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'Valley of the Boom' review: Nutty, sprawling docudrama 

Matthew Harrison, left, as an AOL executive meeting

Matthew Harrison, left, as an AOL executive meeting with John Karna as Marc Andreessen and Bradley Whitford as James Barksdale in "Valley of the Boom." Credit: National Geographic / Ed Araquel

LIMITED SERIES "Valley of the Boom"

WHEN | WHERE Premieres Sunday at 9 p.m. on National Geographic Channel

WHAT IT'S ABOUT This six-part docudrama, a mix of dramatizations with interviews of the real-life protagonists, promises "the true inside story" — or mostly true, mostly inside — of three major enterprises from the early dot-com era. Those are Netscape, the groundbreaking browser that was ultimately sold to AOL;, a 1995 startup and early social media site that went public in 1998 and, per Silicon Valley legend, registered the biggest one-day gain for any IPO (initial public offering) in history to that point; and Pixelon, an early streaming startup that crashed after its '99 launch party. Among the actors playing those real protagonists: Bradley Whitford as Netscape CEO James Barksdale; John Karna ("Lady Bird") as Netscape founder Marc Andreessen; and Steve Zahn as Pixelon's Michael Fenne, aka David Kim Stanley. This was created by veteran TV producer Matthew Carnahan.

MY SAY Along with Carnahan's, the spirit of Adam McKay abounds in "Valley of the Boom." Fans of Carnahan's cheeky, irreverent takedown of the financial services industry, "House of Lies," will certainly sense his presence, but McKay — who had nothing to do with this series — almost looms larger. To explain, McKay is the takedown artist behind such movies and shows as "Succession," "The Big Short," both "Anchormans" and, more recently, "Vice," the satirical defenestration of the Cheney military-industrial complex. McKay likes to mix and match real footage with dramatizations, bust down the fourth wall and otherwise fabricate stuff that makes no sense whatsoever.

 Case in point here: Carnahan couldn't get the real Bill Gates to sit down for an interview, so instead subbed a Muppet to do the talking for him. "Boom" then helpfully added this explanatory on-screen note: "The producers of 'Valley of the Boom' absolutely do not believe that Bill Gates is a puppet, either literally or metaphorically..."

 It's a funny moment — there are plenty of those in "Boom" — but also one that might force you to stifle an urge to put your fist through your computer screen. (Hey, this is about the dot-com boom, so why not watch on the device of your choosing?) Is this a comedy or farce? A serious exploration of the most important postwar technology in history? Or just a series of spitballs?

 In fact, it's both, or rather all four. McKay usually deploys this style effectively, in part because it allows him authorial control over complicated subject matter and an equally complicated narrative. Carnahan's "Boom," conversely, feels like a bit of an overreach. There are three parallel narratives here, each heading down entirely separate tracks. Moreover, each has little in common, other than get-rich-quick skulduggery and the rhetorical humbug that floated the entire era. Barksdale, for example, was fond of saying "the main thing is the main thing is always the main thing."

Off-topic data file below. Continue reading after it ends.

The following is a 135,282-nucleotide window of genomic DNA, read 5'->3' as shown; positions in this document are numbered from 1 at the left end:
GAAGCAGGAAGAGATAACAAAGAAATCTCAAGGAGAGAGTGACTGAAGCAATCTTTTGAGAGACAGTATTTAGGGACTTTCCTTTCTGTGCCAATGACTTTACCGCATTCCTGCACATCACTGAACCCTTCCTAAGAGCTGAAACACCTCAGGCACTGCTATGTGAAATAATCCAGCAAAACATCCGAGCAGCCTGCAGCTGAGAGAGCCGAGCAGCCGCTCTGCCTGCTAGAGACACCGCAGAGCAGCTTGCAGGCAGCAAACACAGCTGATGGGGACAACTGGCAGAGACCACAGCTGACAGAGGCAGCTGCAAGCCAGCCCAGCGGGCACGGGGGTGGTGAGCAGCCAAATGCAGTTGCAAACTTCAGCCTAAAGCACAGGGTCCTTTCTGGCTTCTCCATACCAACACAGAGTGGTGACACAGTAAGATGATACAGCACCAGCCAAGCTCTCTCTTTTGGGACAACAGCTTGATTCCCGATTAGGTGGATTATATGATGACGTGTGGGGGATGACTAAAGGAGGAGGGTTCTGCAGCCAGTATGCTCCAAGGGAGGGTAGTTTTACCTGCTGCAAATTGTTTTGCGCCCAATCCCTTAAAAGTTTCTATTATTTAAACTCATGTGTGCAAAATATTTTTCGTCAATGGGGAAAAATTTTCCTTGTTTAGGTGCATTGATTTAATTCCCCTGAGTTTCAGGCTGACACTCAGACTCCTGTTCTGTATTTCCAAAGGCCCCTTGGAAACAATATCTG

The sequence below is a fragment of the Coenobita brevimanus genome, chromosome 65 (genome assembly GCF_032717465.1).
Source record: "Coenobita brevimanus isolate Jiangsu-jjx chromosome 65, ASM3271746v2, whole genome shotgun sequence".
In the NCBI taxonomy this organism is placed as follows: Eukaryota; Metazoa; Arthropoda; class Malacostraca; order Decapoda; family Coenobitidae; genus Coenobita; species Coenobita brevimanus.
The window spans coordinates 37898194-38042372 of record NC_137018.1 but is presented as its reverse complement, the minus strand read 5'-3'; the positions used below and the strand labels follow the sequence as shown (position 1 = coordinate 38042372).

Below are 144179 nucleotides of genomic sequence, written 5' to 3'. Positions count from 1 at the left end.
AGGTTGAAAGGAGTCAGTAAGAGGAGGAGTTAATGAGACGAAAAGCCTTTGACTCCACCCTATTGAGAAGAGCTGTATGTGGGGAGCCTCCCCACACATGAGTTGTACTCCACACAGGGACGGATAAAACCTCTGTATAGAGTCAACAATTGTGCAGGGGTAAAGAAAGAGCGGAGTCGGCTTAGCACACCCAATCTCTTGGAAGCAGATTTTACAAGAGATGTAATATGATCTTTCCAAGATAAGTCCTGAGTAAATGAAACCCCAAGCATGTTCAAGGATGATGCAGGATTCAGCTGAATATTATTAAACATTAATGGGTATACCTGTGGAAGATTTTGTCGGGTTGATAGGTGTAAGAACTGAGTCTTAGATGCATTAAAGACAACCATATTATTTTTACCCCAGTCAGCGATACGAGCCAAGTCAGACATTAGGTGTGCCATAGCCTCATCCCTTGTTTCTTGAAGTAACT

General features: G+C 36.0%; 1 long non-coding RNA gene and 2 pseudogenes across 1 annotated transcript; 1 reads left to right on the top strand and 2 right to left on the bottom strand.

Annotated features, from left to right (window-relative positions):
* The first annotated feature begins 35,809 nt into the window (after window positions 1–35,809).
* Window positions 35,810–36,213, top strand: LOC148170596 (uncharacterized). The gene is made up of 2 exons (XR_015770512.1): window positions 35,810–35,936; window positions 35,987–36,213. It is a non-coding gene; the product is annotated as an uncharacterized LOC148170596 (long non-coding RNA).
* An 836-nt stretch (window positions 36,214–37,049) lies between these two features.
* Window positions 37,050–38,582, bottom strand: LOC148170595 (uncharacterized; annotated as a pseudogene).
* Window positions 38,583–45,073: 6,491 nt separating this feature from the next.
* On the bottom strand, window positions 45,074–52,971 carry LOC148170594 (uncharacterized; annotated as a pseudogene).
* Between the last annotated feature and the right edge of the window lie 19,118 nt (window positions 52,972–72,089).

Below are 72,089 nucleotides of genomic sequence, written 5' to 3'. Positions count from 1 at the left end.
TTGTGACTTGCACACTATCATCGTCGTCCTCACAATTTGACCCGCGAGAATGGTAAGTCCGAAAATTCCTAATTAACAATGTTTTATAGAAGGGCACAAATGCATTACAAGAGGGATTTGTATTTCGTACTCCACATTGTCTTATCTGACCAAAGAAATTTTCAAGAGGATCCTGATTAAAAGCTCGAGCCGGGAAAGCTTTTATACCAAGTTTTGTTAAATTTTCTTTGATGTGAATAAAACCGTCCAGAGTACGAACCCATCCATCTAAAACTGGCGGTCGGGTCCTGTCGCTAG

At least the main thing here is that there does appear to be a valid point behind this jumble of a structure. There were a lot of con men (and very few women) who ruled the Valley and made up rules and reality as they went along. Because truth and fiction were inseparable, why not yoke them together in "Boom?" Take Zahn's Michael Fenne for example: Fenne may have told the truth about something once, but "Boom" has no idea when or about what, which apparently gave it free reign to elaborate, or fabricate. The result is a full-on Zahn  — playing a wild man who dyed his hair blond, once fought off a mugger, sutured his wounds and extracted his impacted molars with the aid of a quart of Jack Daniel's. Again, it's fun (Zahn always is) but good luck finding the real story here. Fenne/Stanley also declined to comment.

 Along with Zahn, the other big name is Whitford, who plays a combination Josh Lyman ("The West Wing") and Dean Armitage from "Get Out." He oozes smug, all-knowing dot-com "wisdom." He's not remotely the charlatan Zahn plays, but the real Barksdale might not be amused. At least you will be.

BOTTOM LINE A nutty sprawl that's often amusing, occasionally interesting, sporadically informative and almost completely off the rails. A hoot.

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